Emilia Reyes Pabon

1. Did you go straight into your Apprenticeship from school?

I started my apprenticeship after completing my A- levels in Biology, Chemistry and Physics at City of Oxford College.


2. Why did you choose to do an Apprenticeship?

After doing my exams, I wasn’t sure if my results were going to be good enough to do the degree I wanted (Biomedical Science). The University of Brighton gave me a conditional offer and I had to get BBC in my A-levels. After results day, I met the requirements and I was accepted in University but I wasn’t sure if I was going to be able to afford to go to University and live far from home.

I thought an Apprenticeship would be the best way for me to achieve another level 3 qualification while learning and working in the industry. I want to continue my career in science so the Clinical BioManufacturing Facility offered me the opportunity to study while working in an environment where vaccines are manufactured.


3. How did you find out about your Apprenticeship?

I found about the apprenticeship by searching in the Gov's website


4. What have you gained from your Apprenticeship – skills, experience etc.?

I’ve received many training sessions on different topics, for example:

  • Basic GMP(Good Manufacturing Practice) training both internal and by an external company
  • Good Documentation Practice course
  • Various Health and Safety training courses: Manual Handling, Risk Assessment, Gas Safety, Cryogenic Liquid Safety, Chemical and COSHH Safety.
  • Theory behind Immunostaining Assay

I’ve also attended many lectures from research groups such as the Jenner Institute, NDM Research group… These have been very informative and they recommended good material to read about their research. I’ve gained experience on how to use certain chemicals, how to deal with unexpected situations in a correct manner, how to communicate with external contractors and how to use scientific language to communicate information. I’ve gained confidence through working alongside with different teams such as Quality Control, Process Development, Quality Assurance and Production. I’ve learnt how to communicate in a concise and professional manner. I’ve learnt how to carry out routine checklists and how to act if something is out of specification.


5. What has been your proudest moment so far from doing your Apprenticeship?

Being able to participate in activities such as work fairs and talk to students about the benefits of becoming an apprentice as well as sharing my experience with them.


6. What do you plan to do next?

I’d like to complete my Apprenticeship and if possible join a Degree level Apprenticeship or attend University and study a Biomedical Science Degree.


7. How will your/has your Apprenticeship helped you to achieve this?

It will help me gain the experience I need to apply for a higher level Apprenticeship and it will help me get the grades I require to go to university.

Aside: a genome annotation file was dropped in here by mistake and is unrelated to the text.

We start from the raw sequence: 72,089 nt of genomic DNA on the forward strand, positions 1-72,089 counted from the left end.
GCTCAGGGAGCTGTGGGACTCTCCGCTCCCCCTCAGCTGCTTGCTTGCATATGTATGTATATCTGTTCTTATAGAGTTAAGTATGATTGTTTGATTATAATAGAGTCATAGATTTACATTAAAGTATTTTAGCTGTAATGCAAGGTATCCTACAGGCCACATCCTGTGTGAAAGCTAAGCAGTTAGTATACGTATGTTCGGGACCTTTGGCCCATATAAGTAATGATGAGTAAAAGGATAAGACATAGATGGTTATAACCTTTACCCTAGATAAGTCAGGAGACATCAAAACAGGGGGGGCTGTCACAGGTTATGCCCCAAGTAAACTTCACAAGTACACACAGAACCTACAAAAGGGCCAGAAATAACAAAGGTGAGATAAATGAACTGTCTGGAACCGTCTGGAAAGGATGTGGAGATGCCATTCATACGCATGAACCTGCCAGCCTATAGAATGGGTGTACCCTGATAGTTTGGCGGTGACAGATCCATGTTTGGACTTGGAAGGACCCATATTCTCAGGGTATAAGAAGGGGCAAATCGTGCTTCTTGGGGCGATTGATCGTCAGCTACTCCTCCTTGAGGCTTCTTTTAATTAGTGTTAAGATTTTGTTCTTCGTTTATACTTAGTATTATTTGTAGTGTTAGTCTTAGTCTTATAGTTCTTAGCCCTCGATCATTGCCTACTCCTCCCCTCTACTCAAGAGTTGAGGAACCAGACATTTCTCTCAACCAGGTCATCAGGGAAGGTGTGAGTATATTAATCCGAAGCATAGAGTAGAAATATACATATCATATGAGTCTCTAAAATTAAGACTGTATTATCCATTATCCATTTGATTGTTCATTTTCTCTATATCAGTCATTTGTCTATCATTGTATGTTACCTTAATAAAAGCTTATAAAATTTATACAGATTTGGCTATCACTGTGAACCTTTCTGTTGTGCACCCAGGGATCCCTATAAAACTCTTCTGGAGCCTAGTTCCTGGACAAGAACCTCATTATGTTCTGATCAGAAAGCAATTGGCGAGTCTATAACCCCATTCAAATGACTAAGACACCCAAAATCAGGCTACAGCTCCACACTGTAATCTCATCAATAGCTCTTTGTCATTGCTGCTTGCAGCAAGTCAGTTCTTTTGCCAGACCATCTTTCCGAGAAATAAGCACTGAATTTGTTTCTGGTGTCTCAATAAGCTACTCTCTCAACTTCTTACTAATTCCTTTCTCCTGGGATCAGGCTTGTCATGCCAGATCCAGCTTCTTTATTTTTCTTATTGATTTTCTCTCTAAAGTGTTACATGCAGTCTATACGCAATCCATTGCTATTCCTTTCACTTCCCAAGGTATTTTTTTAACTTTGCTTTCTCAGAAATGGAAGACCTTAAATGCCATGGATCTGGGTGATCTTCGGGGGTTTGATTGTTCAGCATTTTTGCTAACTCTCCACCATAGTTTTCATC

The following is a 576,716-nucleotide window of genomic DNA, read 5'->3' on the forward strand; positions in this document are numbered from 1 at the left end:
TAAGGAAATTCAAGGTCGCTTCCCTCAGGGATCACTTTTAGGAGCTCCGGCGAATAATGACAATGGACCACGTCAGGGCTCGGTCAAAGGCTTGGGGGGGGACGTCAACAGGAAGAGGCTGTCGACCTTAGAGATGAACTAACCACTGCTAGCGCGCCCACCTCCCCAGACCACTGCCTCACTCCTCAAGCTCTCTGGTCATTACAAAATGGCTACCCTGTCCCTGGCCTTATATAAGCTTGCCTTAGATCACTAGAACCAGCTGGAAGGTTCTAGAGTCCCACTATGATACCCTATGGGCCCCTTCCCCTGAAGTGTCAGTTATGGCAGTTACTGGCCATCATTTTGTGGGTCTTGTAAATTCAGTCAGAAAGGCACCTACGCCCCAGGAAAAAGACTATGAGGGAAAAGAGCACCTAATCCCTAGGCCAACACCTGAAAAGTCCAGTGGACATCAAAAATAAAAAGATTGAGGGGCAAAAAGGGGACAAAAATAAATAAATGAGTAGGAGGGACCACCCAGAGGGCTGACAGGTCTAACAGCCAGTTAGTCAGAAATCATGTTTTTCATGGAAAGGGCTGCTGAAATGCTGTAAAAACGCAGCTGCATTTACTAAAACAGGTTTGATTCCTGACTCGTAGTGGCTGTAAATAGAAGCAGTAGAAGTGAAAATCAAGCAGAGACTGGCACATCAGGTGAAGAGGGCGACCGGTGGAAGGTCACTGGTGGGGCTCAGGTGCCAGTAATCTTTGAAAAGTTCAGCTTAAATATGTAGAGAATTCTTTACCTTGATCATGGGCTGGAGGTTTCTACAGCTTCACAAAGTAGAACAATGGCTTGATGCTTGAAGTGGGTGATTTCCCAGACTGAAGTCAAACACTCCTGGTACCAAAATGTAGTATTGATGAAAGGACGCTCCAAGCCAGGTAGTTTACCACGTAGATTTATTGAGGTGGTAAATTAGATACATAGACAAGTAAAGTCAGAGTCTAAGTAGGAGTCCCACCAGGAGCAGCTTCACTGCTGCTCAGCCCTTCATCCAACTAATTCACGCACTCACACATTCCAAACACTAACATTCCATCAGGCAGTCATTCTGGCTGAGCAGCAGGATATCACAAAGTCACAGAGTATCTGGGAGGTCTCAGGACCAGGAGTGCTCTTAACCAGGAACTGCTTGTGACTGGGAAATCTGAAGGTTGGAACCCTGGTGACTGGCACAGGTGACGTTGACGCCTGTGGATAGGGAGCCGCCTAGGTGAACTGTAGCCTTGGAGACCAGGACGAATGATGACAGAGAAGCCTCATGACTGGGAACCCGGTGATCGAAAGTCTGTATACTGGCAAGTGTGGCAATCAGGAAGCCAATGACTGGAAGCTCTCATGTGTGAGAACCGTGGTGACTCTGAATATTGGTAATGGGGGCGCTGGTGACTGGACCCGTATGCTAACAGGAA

8. What advice would you give a young person who might be thinking about an Apprenticeship?

I would say it’s a great opportunity to learn and gain a qualification while you are gaining experience in the working industry. You become more employable because you’ll have years of experience. You also gain really important transferable skills that can help you on a day to day basis, such as critical thinking and problem solving skills.

I found that while doing my A-levels it was a bit hard to remember certain procedures just by reading them in the textbook, and I realised that work experience made my learning easier. I would definitely recommend becoming an apprentice because you can learn while you’re carrying out the job and earn money.


9. What advice would you give an employer who is considering employing an Apprentice?

I would say make the apprentice feel welcome and feel comfortable in the work place. Take time to train them in all the areas required and be supportive.


Top tips:

  • One of the most important things that I’ve learnt while working in a GMP environment and I believe it applies to most work places is to own up to your mistakes. Be honest and let someone know if you’ve made a mistake or if something didn’t go as expected. It’ll be easier to solve the issue straight away with help than trying to cover it and lie about it.
  • I would also say be active and have initiative. If you know that something needs to be done, start doing it. Don’t sit around and wait for someone else to ask you to complete the task.
  • If you think someone needs help, offer them a hand. It’s always good to work as a team

Be honest and let someone know if you’ve made a mistake or if something didn’t go as expected.

Update March 2021: Since completing her level 3 apprenticeship, Emilia has gone on to the level 5 Technician Scientist apprenticeship with the University of Kent. 



Contact us

Apprenticeships Team

T: +44 1865 270536

E: apprenticeships@admin.ox.ac.uk